What is so morbid about talking about death and dying? We are all eventually going to die.
For the second time in October the Club 580 in Bancroft hosted a Gathering of Curious Minds on Saturday, Oct. 26 to discuss a subject often viewed as taboo. The topic on slate on this occasion was whether or not an individual facing a future of terminal illness, chronic pain and suffering ought to have the right to end his or her own life in a dignified manner.
“Different people have different opinions,” said co-organizer of the gathering Dagmar Gontard.
“Which brings us to the question of the respect of those opinions. Some people want to prolong life at all cost, while for others the question of the personal autonomy is more important than the length of life. In other words, the choice between the quantity and the quality.”
Gontard gave the example of the case of Margot Bentley from British Colombia who was diagnosed with dementia and is now in an advanced state of extreme disability. In 1991, Bentley indicated in her living will she was still of clear mind that she wanted no nourishment or liquids if there was not a reasonable expectation of her recovery from extreme physical or mental disability.
“She used to be a nurse, and saw patients who needed the help with every bodily function,” Gontard said.
“Margot did not see any quality in this kind of life. Margot’s decision was a rational one. Did she have the right to ask not to be fed nourishment or liquid if she ever developed an incurable medical condition? Do we have the right to decide about our body? I, and pro-choice people, will say: Yes. Whose body is it anyway? We’ve come a long way – we have the right to vote, we have the right to be equal, the right to choose or refuse work, etc. We still are missing that last freedom, choosing rationally the time of our death.”
Gontard believes death is a natural part of life, and feels strongly people should have the right to end their life in a peaceful way, free of suffering if that is what they choose. This approach, she said, requires the patient communicate his or her wishes to his or her loved ones and caregivers as clearly as possible.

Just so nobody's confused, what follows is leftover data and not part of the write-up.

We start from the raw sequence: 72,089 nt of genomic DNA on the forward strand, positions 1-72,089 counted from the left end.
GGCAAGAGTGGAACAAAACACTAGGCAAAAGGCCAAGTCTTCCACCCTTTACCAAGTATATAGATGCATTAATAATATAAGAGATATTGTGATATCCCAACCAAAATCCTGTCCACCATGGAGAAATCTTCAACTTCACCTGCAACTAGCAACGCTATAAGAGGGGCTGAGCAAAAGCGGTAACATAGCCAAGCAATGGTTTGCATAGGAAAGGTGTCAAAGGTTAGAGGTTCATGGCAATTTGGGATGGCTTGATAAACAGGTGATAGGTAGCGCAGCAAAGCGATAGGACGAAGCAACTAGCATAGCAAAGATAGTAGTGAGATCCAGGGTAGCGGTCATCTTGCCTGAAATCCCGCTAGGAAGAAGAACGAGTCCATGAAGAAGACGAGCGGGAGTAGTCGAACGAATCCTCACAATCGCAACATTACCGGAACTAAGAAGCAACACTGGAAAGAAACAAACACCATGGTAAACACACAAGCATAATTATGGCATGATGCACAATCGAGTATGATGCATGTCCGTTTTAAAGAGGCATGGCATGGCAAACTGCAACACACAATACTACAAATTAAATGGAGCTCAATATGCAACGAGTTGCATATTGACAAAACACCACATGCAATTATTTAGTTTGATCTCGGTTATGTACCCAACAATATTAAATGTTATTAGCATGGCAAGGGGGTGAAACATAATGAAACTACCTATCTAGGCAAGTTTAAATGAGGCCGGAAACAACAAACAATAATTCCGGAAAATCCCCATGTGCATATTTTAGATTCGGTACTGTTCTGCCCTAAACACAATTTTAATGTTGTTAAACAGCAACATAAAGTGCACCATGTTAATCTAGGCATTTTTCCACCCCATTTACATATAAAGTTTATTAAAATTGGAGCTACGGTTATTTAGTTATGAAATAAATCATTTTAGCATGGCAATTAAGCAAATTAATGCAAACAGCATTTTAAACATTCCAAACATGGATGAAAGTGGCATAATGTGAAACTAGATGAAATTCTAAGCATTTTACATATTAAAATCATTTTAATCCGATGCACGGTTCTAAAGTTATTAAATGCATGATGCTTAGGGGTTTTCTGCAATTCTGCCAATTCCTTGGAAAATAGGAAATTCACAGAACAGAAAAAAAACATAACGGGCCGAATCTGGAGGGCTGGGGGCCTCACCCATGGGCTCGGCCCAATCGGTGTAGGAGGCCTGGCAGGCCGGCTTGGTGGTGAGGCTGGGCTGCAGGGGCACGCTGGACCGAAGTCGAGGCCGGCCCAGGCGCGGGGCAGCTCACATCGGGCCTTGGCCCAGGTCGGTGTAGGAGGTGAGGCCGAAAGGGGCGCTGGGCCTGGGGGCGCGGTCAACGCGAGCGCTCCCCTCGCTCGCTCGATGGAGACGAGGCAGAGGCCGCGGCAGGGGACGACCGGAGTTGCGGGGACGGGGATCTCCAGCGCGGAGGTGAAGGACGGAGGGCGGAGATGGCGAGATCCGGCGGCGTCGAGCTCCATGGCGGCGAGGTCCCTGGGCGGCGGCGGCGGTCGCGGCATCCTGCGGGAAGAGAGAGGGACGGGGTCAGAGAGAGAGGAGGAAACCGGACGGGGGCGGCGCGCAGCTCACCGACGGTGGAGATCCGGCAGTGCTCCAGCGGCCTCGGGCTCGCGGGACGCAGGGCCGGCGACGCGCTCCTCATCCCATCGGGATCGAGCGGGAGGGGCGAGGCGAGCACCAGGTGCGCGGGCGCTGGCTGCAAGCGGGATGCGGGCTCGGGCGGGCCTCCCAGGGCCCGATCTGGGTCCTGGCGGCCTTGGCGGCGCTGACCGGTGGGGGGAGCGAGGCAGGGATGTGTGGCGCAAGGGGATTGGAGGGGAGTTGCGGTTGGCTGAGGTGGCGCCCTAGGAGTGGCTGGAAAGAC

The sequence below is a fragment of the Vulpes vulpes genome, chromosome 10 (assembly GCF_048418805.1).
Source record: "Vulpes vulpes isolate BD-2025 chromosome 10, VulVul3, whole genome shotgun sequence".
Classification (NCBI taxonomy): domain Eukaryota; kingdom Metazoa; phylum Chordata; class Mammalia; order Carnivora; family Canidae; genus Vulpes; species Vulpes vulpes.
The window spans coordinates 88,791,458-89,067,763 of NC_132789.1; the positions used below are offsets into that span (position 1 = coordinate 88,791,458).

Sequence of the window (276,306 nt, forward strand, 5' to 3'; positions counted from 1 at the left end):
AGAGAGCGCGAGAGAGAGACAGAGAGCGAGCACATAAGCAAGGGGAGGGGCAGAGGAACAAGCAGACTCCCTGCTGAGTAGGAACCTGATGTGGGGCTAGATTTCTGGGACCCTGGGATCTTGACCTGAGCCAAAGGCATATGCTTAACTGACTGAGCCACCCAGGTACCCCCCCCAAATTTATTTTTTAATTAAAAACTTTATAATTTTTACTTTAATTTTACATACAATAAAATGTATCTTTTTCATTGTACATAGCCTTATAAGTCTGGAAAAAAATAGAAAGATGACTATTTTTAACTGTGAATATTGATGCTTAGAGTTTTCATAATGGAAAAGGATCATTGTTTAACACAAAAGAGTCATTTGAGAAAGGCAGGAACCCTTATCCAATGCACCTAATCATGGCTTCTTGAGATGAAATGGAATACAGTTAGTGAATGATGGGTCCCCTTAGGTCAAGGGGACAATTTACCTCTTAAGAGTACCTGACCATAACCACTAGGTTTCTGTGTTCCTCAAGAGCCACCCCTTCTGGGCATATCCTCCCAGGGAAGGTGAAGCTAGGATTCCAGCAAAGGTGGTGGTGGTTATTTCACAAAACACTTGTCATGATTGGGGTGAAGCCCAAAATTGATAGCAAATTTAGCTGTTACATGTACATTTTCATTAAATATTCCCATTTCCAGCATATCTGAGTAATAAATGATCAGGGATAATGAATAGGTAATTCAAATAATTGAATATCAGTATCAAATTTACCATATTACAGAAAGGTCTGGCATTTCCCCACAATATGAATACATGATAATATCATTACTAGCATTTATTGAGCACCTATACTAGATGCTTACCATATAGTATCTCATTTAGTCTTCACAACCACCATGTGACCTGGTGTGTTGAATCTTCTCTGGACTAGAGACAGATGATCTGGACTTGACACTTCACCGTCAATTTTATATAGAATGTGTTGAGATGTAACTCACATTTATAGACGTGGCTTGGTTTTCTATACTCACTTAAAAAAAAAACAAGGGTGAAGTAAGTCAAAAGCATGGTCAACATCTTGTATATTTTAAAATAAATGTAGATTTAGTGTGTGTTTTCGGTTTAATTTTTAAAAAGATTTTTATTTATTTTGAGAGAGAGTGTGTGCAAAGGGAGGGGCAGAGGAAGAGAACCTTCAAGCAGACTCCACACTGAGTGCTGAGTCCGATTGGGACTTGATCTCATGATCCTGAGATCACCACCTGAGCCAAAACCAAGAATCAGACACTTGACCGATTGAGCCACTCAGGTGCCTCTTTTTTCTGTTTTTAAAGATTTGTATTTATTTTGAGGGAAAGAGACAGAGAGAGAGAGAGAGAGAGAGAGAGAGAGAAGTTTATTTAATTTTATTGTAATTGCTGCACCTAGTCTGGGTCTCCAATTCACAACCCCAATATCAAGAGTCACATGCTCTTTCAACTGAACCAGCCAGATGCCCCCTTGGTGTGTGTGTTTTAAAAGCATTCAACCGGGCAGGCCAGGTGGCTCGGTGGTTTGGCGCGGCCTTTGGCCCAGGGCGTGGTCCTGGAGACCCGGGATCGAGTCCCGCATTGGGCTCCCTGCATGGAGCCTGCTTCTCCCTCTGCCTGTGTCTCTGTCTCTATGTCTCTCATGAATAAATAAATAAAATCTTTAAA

“Physicians are not magicians, they are human beings,” Gontard said.
“We need more communication between the patient and the family; between the patient and the doctor; and between the doctor and the medical support. If everyone involved has a better understanding of what the patient needs and wants it can only help.”
Lightening the mood with his opening remark Allan Hammond from the organization Dying with Dignity, joked in regards to the unfolding Senate scandal in Ottawa.
“It looks like soon there will be the death of the senate,” said Hammond.
“I hope there will be dying with dignity although it doesn’t look too promising does it. I don’t think they have an advanced care directive either, so we are not in as much trouble as they are.”
The organization Dying with Dignity works with people who want to end their life in a peaceful and dignified manner that doesn’t conflict with existing law. To help ensure patients are able to do this Hammond recommends filling out an advanced care directive. This document provides people with the opportunity to state their medical priorities in the event that they cannot do so.
“The document asks a series of questions giving a person various circumstances in which a person may contemplate ending their own life,” Hammond said.
“Advanced dementia, Alzheimer’s, or any acute life-threatening illness of an irreversible nature are examples. Other examples are being hooked up to a respirator, or whether you want to be fed if you can no longer feed yourself.”
The document is not biased, said Hammond, as it gives individuals the option to demand care if that is their choice.
“Another option you can check off is: I desire that my life be prolonged and that I be provided all life-sustaining treatments applicable to my medical condition,” said Hammond.
Furthermore, Hammond said another thing individuals can do to assemble their own personal end-of-life plan is to designate a power of attorney for personal care who understands his or her wishes.
Co-owner of Camp Ponacka on Baptiste Lake, Anne Morawetz travelled to Bancroft with her husband to share her experience of being in this difficult position, and having to honour her mother’s wish to die with dignity. Morawetz’s mother was a proud member of Dying with Dignity. Because she had openly discussed her wishes with her daughter and other members of the family it was clear what she needed to do after her mother suffered a stroke while at her home on Baptiste Lake.
“The medical staff said they wanted to put in an IV, and I certainly felt they wanted to keep her comfortable so that was fine,” said Morawetz.
“Later in the day they said she had too much fluid, so they asked if they should take it out and not put it back in. That was really the question saying if we don’t do that it will hasten her death. Knowing our mother’s wishes it was obvious to us that we had to say no.”
Since this experience Morawetz and her husband have both filled out advanced care directives, and made their daughter the power of attorney.
“We were so impressed with the care, the understanding and the lack of pressure from the medical support staff,” Morawetz said.
“I think people don’t realize how great a hospital they have here in Bancroft”